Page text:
With increased awareness about how terrible single-use plastic is for our planet, ‘biodegradable plastic’ is popping up everywhere. These materials are plant-based alternatives that are meant to solve a lot of the problems that plastic does (water resistance, etc.), but are made from natural materials and supposedly biodegradable. The problem: it’s extremely hard to tell which of these ‘biodegradable plastic’ products are actually biodegradable, and which ones really aren’t.
Some of these types of bio-plastics simply break down into smaller and smaller pieces, causing microplastics or plastic-like bits that are perhaps more destructive and even harder to clean from our lands and waterways than whole plastic products. Others, primarily oxo-biodegradable products, rarely even break down at all. And others still can actually be composted, but it has to be at an industrial facility, not your backyard compost (meaning consumers are much less likely to actually get that good to the necessary location where it can be broken down properly).
What To Look for In Eco-Friendly Packaging
Despite these problems, however, there are sustainable packaging options out there. Whether you’re a brand looking to uplevel your sustainability efforts or a consumer who wants to be able to more easily identify a company’s eco-friendly packaging practices, here’s what to look for:
Paper Over Plastic: Again, sometimes plastic is still unavoidable, but when possible, paper is always better because it’s renewable and naturally biodegradable.
When Choosing Paper, Go for FSC Certified: The Forest Stewardship Council (FSC) certifies that any product that comes from a forest has been sourced in an environmentally-friendly, socially-responsible, and economically viable manner.
Safe, Non-Toxic Dyes: Packaging is most often bleached and dyed using chemicals that are harmful for not only the environment, but for those handling the product as well. Look for natural, nontoxic dyes like soy instead of traditional petroleum-based ink. It’s also much easier to recycle paper that’s been dyed with soy.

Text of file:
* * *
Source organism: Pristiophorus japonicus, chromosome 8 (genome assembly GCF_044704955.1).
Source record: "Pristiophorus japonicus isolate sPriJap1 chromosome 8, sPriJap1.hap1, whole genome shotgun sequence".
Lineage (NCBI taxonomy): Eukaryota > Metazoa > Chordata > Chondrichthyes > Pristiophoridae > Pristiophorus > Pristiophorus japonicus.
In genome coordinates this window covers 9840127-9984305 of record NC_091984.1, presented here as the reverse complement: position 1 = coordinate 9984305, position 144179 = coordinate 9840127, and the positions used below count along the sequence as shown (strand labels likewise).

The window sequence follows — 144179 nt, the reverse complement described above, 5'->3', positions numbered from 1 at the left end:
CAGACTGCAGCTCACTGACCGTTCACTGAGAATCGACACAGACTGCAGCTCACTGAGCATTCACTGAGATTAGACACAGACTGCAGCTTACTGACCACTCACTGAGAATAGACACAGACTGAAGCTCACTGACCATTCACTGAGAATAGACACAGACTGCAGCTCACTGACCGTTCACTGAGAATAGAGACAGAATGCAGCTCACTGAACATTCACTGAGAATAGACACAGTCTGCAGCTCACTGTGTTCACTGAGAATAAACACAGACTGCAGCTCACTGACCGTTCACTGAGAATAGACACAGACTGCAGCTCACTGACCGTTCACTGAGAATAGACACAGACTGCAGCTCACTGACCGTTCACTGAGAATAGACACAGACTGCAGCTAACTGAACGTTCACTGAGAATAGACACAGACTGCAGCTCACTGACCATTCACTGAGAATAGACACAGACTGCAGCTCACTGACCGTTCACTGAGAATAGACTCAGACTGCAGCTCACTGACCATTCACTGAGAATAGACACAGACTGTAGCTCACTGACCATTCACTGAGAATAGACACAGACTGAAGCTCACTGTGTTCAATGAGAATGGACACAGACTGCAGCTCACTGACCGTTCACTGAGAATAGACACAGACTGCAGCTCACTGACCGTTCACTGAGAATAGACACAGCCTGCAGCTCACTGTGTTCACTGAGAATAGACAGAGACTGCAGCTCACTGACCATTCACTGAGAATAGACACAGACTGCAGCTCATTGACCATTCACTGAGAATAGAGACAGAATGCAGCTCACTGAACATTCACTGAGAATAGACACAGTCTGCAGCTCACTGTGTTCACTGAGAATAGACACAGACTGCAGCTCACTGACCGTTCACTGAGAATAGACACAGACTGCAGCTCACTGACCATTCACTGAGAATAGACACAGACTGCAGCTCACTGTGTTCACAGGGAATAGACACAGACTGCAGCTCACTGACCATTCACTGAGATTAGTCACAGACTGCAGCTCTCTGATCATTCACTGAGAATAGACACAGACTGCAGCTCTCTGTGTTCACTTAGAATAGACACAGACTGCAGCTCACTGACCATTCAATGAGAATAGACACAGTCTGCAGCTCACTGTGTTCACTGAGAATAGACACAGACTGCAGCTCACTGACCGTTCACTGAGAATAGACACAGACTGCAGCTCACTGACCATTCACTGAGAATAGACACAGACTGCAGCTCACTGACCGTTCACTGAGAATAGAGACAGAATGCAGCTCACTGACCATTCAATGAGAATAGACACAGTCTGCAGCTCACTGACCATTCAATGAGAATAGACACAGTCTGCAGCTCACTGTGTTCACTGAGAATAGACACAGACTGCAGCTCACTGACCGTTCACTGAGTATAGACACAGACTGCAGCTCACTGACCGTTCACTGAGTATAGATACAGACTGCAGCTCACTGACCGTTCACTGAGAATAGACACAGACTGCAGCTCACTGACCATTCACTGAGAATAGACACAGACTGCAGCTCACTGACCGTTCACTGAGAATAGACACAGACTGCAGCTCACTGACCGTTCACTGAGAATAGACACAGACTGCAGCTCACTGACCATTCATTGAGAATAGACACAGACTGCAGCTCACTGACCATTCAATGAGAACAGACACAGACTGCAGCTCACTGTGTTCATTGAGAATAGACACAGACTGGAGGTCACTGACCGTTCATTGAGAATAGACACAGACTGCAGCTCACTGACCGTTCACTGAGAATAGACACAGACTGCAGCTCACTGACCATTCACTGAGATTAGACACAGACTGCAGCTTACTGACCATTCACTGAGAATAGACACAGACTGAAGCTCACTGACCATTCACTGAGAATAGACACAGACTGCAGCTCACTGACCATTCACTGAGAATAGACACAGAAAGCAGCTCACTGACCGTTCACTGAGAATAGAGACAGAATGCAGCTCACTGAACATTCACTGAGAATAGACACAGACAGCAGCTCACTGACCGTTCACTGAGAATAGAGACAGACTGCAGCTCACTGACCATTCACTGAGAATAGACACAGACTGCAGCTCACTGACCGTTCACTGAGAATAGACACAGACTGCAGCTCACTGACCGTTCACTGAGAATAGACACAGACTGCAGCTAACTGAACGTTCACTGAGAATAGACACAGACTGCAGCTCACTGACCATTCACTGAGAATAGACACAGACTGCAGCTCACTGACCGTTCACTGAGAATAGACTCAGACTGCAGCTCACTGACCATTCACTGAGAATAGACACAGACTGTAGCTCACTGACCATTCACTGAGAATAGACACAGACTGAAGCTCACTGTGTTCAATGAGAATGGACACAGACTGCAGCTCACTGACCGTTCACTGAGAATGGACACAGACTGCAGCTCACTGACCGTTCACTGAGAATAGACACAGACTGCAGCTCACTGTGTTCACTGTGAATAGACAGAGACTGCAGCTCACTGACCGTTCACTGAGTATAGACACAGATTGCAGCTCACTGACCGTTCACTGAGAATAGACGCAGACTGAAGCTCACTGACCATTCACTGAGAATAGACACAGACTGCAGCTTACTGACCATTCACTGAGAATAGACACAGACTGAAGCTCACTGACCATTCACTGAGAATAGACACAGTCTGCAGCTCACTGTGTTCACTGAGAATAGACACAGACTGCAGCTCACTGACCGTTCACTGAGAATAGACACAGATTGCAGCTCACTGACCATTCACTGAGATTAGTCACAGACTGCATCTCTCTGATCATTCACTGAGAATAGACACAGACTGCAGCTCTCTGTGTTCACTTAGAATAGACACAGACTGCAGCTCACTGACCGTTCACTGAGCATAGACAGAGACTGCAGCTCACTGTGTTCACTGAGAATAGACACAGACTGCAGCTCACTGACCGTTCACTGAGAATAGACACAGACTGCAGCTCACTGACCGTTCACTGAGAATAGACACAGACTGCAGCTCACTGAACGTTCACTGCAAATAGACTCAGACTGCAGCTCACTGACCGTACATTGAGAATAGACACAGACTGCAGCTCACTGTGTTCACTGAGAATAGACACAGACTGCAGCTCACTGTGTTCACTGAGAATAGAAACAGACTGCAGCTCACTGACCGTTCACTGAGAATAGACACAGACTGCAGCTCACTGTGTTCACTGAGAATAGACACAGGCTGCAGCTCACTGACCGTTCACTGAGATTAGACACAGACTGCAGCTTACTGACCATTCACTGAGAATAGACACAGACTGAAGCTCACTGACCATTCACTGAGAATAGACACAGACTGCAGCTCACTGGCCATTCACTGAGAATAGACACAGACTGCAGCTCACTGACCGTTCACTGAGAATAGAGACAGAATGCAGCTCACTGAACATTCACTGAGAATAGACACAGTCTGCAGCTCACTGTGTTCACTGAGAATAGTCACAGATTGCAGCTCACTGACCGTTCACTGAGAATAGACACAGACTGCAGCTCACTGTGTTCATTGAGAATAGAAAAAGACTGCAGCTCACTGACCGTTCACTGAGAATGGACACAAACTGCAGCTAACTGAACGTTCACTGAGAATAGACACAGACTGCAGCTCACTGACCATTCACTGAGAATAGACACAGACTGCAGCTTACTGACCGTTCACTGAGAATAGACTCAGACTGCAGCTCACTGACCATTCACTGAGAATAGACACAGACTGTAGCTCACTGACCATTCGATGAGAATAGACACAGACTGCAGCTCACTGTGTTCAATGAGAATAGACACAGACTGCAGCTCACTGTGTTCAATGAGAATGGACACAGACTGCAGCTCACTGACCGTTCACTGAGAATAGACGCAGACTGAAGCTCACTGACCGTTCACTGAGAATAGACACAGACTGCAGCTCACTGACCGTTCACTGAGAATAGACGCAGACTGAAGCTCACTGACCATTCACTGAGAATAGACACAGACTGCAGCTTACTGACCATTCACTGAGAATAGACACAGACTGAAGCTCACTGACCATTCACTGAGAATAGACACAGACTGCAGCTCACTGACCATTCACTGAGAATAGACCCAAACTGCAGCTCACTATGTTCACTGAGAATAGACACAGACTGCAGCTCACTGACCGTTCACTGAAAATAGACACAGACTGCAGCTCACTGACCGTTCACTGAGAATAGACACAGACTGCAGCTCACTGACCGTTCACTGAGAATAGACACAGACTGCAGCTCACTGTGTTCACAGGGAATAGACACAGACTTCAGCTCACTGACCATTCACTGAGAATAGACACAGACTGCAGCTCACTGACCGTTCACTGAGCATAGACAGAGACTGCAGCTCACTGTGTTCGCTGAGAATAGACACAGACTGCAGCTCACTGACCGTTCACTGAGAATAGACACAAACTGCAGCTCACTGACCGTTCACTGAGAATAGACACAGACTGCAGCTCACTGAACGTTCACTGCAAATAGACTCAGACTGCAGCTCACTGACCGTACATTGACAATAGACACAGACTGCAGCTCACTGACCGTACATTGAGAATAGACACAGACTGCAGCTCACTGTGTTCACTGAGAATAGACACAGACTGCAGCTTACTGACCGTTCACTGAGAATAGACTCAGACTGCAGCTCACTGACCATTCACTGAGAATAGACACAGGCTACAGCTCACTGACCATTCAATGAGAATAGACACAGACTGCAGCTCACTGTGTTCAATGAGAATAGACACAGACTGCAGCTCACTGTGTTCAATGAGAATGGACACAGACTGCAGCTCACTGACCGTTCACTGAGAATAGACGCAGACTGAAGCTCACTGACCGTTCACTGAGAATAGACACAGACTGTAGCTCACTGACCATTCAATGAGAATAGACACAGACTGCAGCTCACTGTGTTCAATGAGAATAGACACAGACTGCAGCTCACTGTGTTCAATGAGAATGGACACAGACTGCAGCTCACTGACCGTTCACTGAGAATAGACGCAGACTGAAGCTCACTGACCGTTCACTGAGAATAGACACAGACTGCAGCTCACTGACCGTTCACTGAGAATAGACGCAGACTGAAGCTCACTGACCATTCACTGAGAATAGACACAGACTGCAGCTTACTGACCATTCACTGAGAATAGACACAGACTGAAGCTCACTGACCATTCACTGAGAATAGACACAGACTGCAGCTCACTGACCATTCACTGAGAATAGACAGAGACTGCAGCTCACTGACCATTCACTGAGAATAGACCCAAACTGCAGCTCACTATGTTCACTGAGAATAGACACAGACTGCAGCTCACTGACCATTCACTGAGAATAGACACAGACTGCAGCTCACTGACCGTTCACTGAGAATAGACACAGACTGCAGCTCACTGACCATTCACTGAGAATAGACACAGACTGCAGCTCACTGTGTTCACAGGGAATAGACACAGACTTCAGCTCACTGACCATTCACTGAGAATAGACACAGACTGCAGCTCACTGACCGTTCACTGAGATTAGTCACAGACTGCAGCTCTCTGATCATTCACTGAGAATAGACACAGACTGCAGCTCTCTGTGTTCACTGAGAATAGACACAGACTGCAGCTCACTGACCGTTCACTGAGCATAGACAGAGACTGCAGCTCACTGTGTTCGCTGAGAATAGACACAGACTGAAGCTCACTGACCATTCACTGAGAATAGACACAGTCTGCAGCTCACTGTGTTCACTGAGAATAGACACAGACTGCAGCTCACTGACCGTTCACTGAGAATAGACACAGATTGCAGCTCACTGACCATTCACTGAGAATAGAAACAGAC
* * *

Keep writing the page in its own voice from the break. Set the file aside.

Acid-Free Paper: Paper that has acid in it is what causes it to become yellow, brittle, fade, and overall deteriorate over time. Buying acid-free paper not only means it will last longer and can be reused more, but you also won’t have to worry about it deteriorating if you buy in bulk and store it in your workshop. It also means that if you’re packaging things like artwork or clothing, you won’t have to worry about acid seeping off the paper and onto your products.
Excess Materials: Don’t underestimate what’s already around you. Can you use leftover fabric scraps to wrap products? Can you reuse packaging that came from somewhere else?
Truly Compostable Synthetic Alternatives: Even though “biodegradable plastic” is not actually biodegradable, that doesn’t mean there aren’t a few natural and actually biodegradable options out there. To replace non-recyclable styrofoam, you can use corn foam, which is biodegradable, backyard compostable, water dissolvable, and even edible. For breakable goods, there’s a really innovative packaging option called MycoComposite, made by Ecovative Design, which is made from mushrooms and is not only biodegradable but is also C2C Certified, flame and water resistant, and can be custom molded to fit your product.
There are several companies making polybag alternatives that are truly backyard compostable. TIPA makes a few types of bags which are verified to decompose in your home compost. Wave is a company that makes plastic alternative bags out of cassava starch, which are also backyard compostable. ComPlast makes dissolvable or backyard compostable polybags, trash bags, and pet waste bags which are also made out of cassava root, vegetable polymers, and natural resin. While it’s awesome that more companies exist that are making truly biodegradable plastic alternatives, we still have two problems. First, most of these companies have minimums that are basically impossible for small and medium sized businesses to meet. Second, sorry but… these bags are ugly!